Could our data aggregation and normalization services be used outside of automotive? There was no reason why it couldn’t but it was big change to the business focus and to our head space.

We were given some sample job feeds to test and the results were encouraging but News threw another curve ball – the vast majority of ads are encapsulated in a pdf, image or an image in a pdf. Can we extract the jobs from these file types as opposed to a more logically formatted text file?

Long days and nights followed experimenting with OCR (optical character recognition) software to integrate into our systems and the results started to come slowly at first but the samples were encouraging.

Before we knew it, The Times of London newspaper group (a News International company) had heard about our technology and sent us samples to send back. It was starting to move.

Fast forward a couple of years, thousands of man hours, lots of perseverance and DMi was processing display and lineage job ads from every News Limited newspaper in Australia, The Times of London, the UL’s largest educational group TSL Education (UK) and Emap (UK) for display online in searchable formats.

Was this in our detailed business planning that we used to underpin financing and starting the company? Not even close.

It would have been very easy for us to not try our hand at this new business and stick with automotive, after all we were automotive people with automotive technology.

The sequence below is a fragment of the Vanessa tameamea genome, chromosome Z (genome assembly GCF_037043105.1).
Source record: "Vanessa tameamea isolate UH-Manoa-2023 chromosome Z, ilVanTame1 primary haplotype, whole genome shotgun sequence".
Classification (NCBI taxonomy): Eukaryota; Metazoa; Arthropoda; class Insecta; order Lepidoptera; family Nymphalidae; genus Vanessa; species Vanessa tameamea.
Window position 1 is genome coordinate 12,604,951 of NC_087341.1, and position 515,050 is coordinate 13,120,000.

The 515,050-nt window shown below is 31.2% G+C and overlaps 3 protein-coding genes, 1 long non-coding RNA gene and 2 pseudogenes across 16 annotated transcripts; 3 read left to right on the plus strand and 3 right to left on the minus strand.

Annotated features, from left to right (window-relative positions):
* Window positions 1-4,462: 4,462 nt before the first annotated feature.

Sometimes stretching your niche core competency is ok as long as you have a handle on the effort versus reward and more importantly, a handle on what it might do to your business good and bad.


Careers – Why did you leave?


9 January 1986 marked an important day for me – it was my first day of my working life after leaving school.

Just recently I “relived” my journey from that day and the decisions I made along the way; holidays are good for that (sometimes). More on these decisions further on.

It just happened to be exactly 31 years later on 9 January 2017 when I was sitting in a restaurant with friends including three 17 year old boys (including one of my own) while on holiday in Broadbeach on the Gold Coast when talk turned to what these kids were going to do in life.

With the three of them heading into their final year of high school this year, the discussion turned to how big a year it is for them, that they get a decent VCE score that will enable to have more choices in what they can do at university and/or in the work force, etc.

They asked me how my final year in high school was, what I studied at university, what my first job was and finally how did I get to where I am today.

Immediately I didn’t want to talk about it. I didn’t want them to know that I didn’t do my final year in high school and didn’t go to university (until much later anyway). Why? Simply for me, I believe the professional world has changed and finishing high school with an eye to further education is much more important for these kids; I didn’t want to give them an out.

I didn’t want them thinking “if you didn’t do it and have done ok then it can’t be that important”. So what did I do? I preceded to tell them the whole story – why I left school, why it was different then, what I did, what steps I took and what chances I took.

Did it help them? I hope so. Did it help me? Yep. I actually found it very therapeutic to trace back my steps from my last days in high school, exactly 31 years to the day.

Today with LinkedIn it’s pretty easy to get a quick overview of someone’s work experience path but what we don’t always see and appreciate is the decisions or reasons each takes in each “fork in the road”.

Here’s a quick snippet of some of my big decision points:

Leaving school
I didn’t mind school, my marks were good and wasn’t looking to leave after Year 11 but dad thought that since he left aft Year 11 and had done ok then maybe I should. A job as a trainee computer operator was up at a company a friend of his was at and he “strongly” encouraged me to apply.